To optimize the exploitation of the baseline, we start by the restrictive assumption that Δ Φ S is not only independent of T but, in addition, also independent of T tot. In this case, the uncertainty Δ ε ¯ from Eq. (9) is minimized for a choice of h = B / 3 and takes the optimal value
Δ ε ¯ = 3 3 π Δ Φ S 32 N m P c 2 Ω L P R E m E c 2 ϱ DM B 3 .
(12)
Here, the radius R E of Earth and its mass m E enter through the gravitational acceleration g at its surface. Moreover, we have used the explicit form of δ Ω given in Eq. (2).

The uncertainty still depends on the fluctuations of the signal amplitude Δ Φ S, so that low noise is necessary for the determination of ε ¯ with high precision. One can increase the sensitivity by choosing a larger atomic transition frequency Ω, even though this direct proportionality is an artifact of our assumption that both internal states couple equally to DM. The precision is enhanced by increasing the baseline of the interferometer, with a scaling behavior of B 3 / 2, which is better than inversely proportional. In particular, Eq. (12) highlights that the energy density of DM is effectively probed by a volume determined by the length of the baseline. Furthermore, this limit of resonant-mode detection is independent of the frequency ω of the DM wave and by that independent of its mass.

In a next step, we make less restrictive assumptions on the noise and derive the fundamental limit on the sensitivity. It is saturated if both atom interferometers are shot-noise limited and the integration time T int is smaller than the coherence time of the DM wave.49,59 For a differential measurement, shot noise adds in, and we find Δ Φ S = 2 / ( ν n at ). Here, n at is the number of atoms and the number of repetitions ν is connected to the integration time through T int = ν T tot, assuming ideally a vanishing dead time between subsequent runs. We therefore implicitly assume that the next run of the experiment can be prepared while the previous atom-interferometer sequence is ongoing. In principle, one could also increase this factor by resorting to interleaved schemes. In any case, if Δ Φ S is independent of T but only depends on T tot, we arrive at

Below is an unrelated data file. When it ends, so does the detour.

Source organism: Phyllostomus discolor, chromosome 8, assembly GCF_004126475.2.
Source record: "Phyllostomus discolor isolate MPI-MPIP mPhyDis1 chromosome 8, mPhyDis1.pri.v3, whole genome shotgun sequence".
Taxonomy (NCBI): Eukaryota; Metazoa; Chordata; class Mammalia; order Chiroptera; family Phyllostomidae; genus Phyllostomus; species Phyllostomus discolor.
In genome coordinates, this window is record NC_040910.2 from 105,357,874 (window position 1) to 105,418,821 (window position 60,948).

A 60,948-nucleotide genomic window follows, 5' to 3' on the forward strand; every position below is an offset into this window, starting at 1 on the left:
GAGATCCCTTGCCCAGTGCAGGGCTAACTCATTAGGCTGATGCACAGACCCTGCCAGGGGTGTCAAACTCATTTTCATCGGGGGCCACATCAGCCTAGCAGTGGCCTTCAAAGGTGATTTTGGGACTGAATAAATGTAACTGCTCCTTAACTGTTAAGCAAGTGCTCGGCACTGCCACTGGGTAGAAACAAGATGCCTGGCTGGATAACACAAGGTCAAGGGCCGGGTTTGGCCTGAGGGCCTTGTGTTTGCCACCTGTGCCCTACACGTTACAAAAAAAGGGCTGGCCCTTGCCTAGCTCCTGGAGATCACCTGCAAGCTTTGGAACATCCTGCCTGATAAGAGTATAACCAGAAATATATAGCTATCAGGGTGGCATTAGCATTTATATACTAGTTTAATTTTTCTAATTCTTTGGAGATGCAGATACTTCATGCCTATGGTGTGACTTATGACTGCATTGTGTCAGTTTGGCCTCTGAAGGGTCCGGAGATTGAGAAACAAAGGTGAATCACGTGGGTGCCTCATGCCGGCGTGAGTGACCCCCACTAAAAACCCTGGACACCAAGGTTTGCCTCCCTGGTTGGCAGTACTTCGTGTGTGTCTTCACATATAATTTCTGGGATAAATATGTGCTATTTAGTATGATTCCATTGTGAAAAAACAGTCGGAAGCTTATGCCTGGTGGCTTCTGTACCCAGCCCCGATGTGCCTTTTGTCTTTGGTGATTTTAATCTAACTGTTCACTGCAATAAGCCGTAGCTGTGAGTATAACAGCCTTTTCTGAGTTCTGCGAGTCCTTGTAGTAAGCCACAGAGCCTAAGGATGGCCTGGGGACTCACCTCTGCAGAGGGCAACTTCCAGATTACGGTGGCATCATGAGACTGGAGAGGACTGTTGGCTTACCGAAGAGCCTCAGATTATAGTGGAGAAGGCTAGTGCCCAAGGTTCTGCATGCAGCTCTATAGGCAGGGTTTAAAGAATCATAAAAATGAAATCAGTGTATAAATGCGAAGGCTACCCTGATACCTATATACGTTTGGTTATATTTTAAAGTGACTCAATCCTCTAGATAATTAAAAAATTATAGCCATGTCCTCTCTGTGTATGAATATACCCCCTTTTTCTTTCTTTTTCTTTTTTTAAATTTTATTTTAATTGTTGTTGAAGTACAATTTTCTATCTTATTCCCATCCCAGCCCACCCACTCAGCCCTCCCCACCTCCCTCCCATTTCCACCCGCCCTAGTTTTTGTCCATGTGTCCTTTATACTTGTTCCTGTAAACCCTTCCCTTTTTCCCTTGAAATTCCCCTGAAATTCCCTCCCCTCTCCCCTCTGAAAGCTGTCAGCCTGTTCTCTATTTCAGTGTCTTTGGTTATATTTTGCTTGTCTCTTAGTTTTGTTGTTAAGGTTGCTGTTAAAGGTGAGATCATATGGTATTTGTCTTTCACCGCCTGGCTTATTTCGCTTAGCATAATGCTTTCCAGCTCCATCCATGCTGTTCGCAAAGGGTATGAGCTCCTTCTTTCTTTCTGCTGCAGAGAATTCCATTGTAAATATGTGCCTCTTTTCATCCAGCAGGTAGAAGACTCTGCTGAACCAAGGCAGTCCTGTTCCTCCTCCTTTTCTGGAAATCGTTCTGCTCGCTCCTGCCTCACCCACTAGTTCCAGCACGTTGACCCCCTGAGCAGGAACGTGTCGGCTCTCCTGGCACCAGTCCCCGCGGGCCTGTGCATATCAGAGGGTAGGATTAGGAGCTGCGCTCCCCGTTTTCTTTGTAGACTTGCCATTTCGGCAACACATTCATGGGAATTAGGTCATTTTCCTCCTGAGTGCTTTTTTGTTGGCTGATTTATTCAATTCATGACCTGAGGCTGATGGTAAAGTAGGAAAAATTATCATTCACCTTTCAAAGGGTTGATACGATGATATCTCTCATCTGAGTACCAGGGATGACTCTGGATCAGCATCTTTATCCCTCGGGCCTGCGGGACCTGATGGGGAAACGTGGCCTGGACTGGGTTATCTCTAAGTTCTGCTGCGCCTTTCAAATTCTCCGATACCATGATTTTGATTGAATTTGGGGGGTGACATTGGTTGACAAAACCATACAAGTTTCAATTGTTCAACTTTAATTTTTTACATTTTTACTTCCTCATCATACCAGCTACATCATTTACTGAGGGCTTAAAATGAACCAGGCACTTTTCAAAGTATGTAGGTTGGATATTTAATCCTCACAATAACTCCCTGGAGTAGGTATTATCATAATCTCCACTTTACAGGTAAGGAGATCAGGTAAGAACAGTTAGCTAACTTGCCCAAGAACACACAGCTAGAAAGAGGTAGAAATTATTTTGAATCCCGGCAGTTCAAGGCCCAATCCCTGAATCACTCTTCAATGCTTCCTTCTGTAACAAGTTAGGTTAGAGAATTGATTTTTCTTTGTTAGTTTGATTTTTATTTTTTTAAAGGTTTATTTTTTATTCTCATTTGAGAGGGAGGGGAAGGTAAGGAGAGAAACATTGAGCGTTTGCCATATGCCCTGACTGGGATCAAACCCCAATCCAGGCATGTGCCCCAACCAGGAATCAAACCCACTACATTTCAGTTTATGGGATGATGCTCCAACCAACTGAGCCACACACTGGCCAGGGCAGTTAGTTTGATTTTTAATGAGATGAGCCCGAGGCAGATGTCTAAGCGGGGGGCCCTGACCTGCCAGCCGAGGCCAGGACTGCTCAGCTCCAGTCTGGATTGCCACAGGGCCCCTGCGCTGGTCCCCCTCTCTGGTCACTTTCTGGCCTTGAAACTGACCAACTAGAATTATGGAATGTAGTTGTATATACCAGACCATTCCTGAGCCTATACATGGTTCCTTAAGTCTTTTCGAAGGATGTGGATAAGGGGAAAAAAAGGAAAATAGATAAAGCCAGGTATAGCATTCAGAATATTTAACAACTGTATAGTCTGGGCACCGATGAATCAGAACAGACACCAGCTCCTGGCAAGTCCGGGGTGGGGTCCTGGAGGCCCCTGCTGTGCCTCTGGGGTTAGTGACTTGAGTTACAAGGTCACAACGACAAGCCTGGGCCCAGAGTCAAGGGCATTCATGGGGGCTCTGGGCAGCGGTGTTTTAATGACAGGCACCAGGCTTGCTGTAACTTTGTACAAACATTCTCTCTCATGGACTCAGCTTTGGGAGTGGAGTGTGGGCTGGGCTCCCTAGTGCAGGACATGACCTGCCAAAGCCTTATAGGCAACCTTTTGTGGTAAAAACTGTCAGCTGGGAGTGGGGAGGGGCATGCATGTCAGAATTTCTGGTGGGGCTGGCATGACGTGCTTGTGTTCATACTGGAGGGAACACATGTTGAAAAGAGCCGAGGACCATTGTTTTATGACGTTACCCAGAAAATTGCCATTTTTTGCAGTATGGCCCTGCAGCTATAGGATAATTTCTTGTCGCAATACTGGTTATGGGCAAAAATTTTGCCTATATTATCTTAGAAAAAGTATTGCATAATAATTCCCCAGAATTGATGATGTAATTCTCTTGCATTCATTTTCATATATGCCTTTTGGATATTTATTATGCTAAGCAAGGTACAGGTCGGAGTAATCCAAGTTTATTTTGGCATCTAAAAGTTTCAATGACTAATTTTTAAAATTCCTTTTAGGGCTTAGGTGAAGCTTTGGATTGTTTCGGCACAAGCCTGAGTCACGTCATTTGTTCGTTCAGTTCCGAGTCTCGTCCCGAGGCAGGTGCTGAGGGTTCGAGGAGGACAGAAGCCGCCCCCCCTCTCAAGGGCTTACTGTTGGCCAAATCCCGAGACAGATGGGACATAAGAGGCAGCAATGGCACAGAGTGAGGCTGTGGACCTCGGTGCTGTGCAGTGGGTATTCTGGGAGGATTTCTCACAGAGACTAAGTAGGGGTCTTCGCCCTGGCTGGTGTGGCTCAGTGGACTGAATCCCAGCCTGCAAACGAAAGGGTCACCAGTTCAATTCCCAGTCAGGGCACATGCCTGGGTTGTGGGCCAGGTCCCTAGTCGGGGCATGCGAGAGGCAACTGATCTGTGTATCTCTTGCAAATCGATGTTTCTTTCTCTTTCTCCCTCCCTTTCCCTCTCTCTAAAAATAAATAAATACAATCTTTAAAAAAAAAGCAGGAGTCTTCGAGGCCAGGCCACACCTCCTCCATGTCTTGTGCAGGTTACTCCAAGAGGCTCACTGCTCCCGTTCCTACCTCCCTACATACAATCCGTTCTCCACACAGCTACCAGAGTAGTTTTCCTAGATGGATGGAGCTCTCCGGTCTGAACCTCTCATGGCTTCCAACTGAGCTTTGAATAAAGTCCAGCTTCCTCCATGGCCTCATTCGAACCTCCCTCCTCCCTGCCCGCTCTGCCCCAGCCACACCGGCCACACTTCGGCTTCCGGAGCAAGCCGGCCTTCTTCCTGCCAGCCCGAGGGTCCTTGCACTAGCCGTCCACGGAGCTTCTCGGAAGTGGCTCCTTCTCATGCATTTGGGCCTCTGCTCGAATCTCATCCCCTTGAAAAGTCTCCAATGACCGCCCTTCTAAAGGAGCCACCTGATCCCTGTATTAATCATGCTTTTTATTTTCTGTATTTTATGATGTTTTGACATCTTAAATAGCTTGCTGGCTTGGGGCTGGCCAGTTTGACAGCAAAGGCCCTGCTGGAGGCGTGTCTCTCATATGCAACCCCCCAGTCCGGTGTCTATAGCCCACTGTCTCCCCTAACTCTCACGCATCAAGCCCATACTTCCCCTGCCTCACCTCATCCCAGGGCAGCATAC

Δ ε ¯ = π 2 n at N δ Ω ω τ L T tot T int
(13)
for resonant-mode detection. Assuming that the overall integration time is fixed and limited by long-term drifts of the detector, we find in analogy to the discussion above an optimal height h = B / 5, i.e., 20% of the baseline. This choice leads to the uncertainty
Δ ε ¯ = 5 64 N 10 π n at ν m P c 2 Ω L P R E m E c 2 ϱ DM B 3 ,
(14)
which constitutes the fundamental limitation for the sensitivity. The height of the two atom fountains is adjusted in such a way that the baseline of the resonant-mode detector is exploited optimally. This fundamental limit is independent of the mass of DM, i.e., its frequency, and is suppressed by the number of repetitions and atoms used per run. Again, we observe a scaling behavior of B 3 / 2.

In this article, we derived a general expression for the uncertainty of the dimensionless constant ε ¯ that describes the coupling of both internal states of an atom to a (coherent) DM field,52 as measured by an atomic multi-diamond gravimeter operated with single-photon transitions. The key ingredient was the identification of an interrogation-mode function Q that highlights the benefits of operation in resonant mode. This result can be used to optimize the detector for specific noise characteristics, which in turn depend on the site of the detector. In principle, the fraction Δ Φ S / | Q | of the fluctuations of the signal amplitude and the interrogation-mode function has to be minimized to find the optimal interrogation time T. Such an optimum will generally depend on the frequency of the DM field and typical frequencies of the noise characteristics.